The rise of AI-generated art has been impressive, with several services and tools opening the door to near-limitless and near-instantaneous creations. Without going into too much detail, like all AI-based applications, it's all about learning from vast quantities of sources and styles.
And with that, it's something of a legal grey area, as for AI-generated art to be a powerful tool, it needs art created by humans to work from. This makes the news of popular image source Getty Images suing Stability AI a notable moment in the rise of AI-generated art.
Getty Images claims that the company's Stable Diffusion platform has 'unlawfully' scraped millions of images from its site, infringing copyright.
It is Getty Images' position that Stability AI unlawfully copied and processed millions of images protected by copyright and the associated metadata owned or represented by Getty Images absent a license to benefit Stability AI's commercial interests and to the detriment of the content creators.
It's worth noting that Getty Images is not against AI-generated art; it believes in technology as a tool for creativity. Getty Images is one of the internet's largest sources of images and art. It has provided licenses to companies for the explicit purpose of training AI systems while protecting IP. The issue here stems from Stability AI not going down this route, ignoring "viable licensing options and long-standing legal protections in pursuit of their stand-alone commercial interests."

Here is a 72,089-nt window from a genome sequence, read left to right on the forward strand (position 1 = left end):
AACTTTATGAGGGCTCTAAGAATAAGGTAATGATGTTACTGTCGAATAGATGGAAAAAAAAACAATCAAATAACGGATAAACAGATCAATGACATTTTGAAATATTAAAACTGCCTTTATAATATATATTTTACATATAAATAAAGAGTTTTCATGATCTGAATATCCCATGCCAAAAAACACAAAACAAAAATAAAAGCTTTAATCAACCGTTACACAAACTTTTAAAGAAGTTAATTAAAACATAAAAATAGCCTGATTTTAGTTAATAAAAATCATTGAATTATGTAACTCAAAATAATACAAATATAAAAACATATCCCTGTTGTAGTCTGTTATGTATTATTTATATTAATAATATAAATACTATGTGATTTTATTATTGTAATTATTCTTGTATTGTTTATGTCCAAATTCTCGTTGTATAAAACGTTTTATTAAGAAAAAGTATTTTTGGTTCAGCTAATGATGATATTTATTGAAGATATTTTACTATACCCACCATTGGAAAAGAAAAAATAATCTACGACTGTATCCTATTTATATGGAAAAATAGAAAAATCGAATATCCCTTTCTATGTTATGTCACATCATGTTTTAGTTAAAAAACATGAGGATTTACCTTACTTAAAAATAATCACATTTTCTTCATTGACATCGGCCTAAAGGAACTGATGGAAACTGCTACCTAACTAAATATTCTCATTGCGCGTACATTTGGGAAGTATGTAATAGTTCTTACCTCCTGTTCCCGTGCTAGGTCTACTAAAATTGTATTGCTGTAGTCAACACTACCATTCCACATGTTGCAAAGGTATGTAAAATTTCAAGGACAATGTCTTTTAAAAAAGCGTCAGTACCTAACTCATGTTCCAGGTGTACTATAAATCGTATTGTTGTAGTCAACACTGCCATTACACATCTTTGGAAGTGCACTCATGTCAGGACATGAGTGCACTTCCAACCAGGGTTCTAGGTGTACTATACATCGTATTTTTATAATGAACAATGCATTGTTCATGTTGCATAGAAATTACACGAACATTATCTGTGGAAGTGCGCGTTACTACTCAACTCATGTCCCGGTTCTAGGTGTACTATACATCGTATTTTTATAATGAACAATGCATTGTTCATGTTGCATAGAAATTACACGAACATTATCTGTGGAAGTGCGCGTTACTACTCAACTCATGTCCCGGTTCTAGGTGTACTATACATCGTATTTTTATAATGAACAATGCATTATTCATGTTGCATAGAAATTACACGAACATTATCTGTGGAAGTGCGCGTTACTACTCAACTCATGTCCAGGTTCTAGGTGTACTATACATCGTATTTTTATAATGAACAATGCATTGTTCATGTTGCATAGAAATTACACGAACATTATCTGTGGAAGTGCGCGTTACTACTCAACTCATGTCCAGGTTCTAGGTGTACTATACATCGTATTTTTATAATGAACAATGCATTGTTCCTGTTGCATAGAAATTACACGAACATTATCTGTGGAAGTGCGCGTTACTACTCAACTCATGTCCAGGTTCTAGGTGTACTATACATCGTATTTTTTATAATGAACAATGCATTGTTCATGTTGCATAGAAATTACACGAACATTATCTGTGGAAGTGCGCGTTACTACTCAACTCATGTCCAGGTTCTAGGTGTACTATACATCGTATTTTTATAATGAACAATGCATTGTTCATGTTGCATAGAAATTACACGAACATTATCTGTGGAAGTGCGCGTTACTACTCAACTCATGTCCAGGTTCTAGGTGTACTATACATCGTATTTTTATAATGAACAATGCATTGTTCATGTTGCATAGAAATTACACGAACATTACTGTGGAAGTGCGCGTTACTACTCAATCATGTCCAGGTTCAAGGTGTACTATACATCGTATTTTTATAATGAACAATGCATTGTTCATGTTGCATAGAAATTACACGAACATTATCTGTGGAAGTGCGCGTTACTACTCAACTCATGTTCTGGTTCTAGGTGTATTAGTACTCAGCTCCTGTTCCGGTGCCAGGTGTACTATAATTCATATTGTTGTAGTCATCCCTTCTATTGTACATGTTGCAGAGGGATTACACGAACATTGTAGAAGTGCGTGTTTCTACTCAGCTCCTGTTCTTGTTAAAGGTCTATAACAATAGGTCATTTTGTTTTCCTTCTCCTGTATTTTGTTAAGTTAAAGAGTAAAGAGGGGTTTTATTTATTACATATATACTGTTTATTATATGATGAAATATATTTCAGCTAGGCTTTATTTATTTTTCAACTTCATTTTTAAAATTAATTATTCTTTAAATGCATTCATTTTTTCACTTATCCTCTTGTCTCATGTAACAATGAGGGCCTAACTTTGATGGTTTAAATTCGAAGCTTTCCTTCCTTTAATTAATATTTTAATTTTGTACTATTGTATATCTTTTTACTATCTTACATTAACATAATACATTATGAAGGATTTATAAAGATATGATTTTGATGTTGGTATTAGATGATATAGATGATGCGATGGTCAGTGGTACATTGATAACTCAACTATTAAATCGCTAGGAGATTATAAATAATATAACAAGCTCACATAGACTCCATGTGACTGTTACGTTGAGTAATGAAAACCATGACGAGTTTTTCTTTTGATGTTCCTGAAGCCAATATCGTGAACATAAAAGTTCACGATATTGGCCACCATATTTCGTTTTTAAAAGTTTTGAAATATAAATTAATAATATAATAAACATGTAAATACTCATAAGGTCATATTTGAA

Of course, the main issue comes down to a difference of opinion. On one side, you've got AI companies saying that the practice of scraping images falls under and is protected by fair use laws. On the other side, you've got artists, creators, and companies like Getty Images believing that the practice of scraping images in this manner constitutes copyright infringement.
Interestingly the litigation is taking place in the UK and not the US.